Update on branch 21 group insurance: again rise in interest rates

The interest on 10 year Belgian government bonds (so-called Linear Bonds or OLOs) has been rising since the start of 2022 resulting in a return to positive interest rates. This also has a favourable impact on Branch 21 group insurance, where most insurers have recently substantially increased their interest rates. We provide an update on the current situation and explain the opportunities.


What makes a supplementary pension plan so interesting?

A supplementary pension plan is and remains a highly recommended personnel benefit when it comes to competitive salary packages. After all, using the same budget, you as an employer can offer higher net benefits to your employees compared to an increase in salary.

Even in times of low interest rates it remains difficult for an employee to close this gap with the returns of a private investment or an investment in, for example, property. Thanks to a group insurance, employees will still receive an attractive supplementary pension capital when they retire.

The Belgian statutory pension is not expected to rise significantly, which makes it particularly worthwhile as a caring employer to help your employees maintain a good standard of living after their retirement. So the more return, the better.

The importance of returns in Branch 21 and Branch 23

  • Group insurance in Branch 21

For many years group insurances were mainly taken out in Branch 21. A Branch 21 group insurance offers employees a specific return, i.e. a contractually agreed interest rate that may be supplemented where applicable with a profit sharing, depending on the insurer’s results.

In times of low interest on Belgian OLOs, the interest rates guaranteed by insurers on a Branch 21 group insurance also decreased. Until 2013 the guaranteed interest rate was still 3.25%. Since then it has dropped well below 1%. Even (limited) profit sharing could often not fully close the gap with the WAP guarantee (see box for more information).

This created a conflict between what an employer is legally obliged to provide as a return and the returns they received from the insurers. This conflict is referred to as ‘underfinancing’ in technical jargon. It could potentially result in an employer being presented with an additional bill for the financing of their group insurance.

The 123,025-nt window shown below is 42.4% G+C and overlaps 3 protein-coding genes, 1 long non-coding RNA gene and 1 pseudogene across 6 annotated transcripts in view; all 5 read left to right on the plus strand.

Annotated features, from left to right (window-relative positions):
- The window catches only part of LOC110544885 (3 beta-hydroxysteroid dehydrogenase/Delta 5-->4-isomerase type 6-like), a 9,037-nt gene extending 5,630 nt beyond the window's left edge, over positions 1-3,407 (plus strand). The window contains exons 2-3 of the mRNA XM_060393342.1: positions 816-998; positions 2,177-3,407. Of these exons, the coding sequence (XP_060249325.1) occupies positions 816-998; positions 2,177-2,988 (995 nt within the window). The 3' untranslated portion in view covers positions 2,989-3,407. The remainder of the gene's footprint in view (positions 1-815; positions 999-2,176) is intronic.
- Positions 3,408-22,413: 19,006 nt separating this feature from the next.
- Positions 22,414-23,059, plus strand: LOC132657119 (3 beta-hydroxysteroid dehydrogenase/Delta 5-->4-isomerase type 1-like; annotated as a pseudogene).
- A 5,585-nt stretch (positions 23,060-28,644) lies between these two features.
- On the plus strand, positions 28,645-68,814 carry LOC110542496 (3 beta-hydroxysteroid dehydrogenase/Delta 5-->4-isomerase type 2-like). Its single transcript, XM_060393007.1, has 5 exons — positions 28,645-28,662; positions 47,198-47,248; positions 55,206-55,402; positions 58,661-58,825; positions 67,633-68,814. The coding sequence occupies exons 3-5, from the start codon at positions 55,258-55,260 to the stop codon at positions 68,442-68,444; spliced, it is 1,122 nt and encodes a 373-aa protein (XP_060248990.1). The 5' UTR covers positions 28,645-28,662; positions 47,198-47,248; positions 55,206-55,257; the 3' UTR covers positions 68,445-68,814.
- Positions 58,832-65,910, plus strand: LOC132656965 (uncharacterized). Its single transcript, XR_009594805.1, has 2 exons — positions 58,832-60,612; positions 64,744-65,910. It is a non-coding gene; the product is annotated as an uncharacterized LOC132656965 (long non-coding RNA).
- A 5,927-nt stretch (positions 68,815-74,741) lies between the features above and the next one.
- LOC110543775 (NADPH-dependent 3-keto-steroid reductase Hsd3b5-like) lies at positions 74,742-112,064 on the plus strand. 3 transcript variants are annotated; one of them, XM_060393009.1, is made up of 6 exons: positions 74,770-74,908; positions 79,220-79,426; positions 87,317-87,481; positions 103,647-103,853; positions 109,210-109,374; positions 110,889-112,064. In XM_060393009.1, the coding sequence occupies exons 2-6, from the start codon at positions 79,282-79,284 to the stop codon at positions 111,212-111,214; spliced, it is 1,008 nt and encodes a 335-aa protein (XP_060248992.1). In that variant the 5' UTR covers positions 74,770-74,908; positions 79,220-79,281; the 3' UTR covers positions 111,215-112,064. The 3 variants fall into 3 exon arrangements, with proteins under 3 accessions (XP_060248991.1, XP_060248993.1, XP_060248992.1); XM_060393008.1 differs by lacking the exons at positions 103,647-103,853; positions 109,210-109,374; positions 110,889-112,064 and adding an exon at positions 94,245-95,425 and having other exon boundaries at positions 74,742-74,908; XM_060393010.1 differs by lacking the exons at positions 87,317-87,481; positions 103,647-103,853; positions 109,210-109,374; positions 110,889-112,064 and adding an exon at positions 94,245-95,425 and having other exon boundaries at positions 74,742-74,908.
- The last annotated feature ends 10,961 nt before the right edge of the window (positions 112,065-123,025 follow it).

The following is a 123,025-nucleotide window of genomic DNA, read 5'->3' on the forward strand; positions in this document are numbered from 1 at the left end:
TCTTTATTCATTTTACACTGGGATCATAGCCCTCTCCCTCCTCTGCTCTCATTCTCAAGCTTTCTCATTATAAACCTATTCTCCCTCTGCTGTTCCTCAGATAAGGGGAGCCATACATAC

Important: most insurers recently increased their interest rates to 1.75% (see update for more details).

  • Group insurance in Branch 23

Due to the continual low returns in Branch 21, we noticed a distinct change in the market in recent years leading to more and more employers investing in a Branch 23 formula with variable returns. Some switched to a pension fund.

By choosing pension products with variable returns employers are taking a chance in terms of higher returns and potentially smaller underfinancing risks. It is essential though to draw up the plans in such a way that the investment risks are adequately spread, as the economic situation has demonstrated that negative returns in Branch 23 are not entirely excluded. Historically, however, the returns on these types of insurance products were higher on average than the returns in Branch 21.

It is important to keep in mind that group insurance is a long term investment, until the retirement age of the insured person, and that stock market fluctuations are usually smoothed out given this long investment horizon.

What developments are we seeing in group insurance?

Most insurers have recently announced a substantial increase in interest rates in Branch 21 group insurance policies. From 2024, most insurers in group insurance policies without a future guarantee will guarantee an interest rate of 1.75%. This is thus the same as the WAP guarantee, and it may also be supplemented by a profit share. Two insurers currently even offer higher interest rates of 1.80% and 2.00% respectively.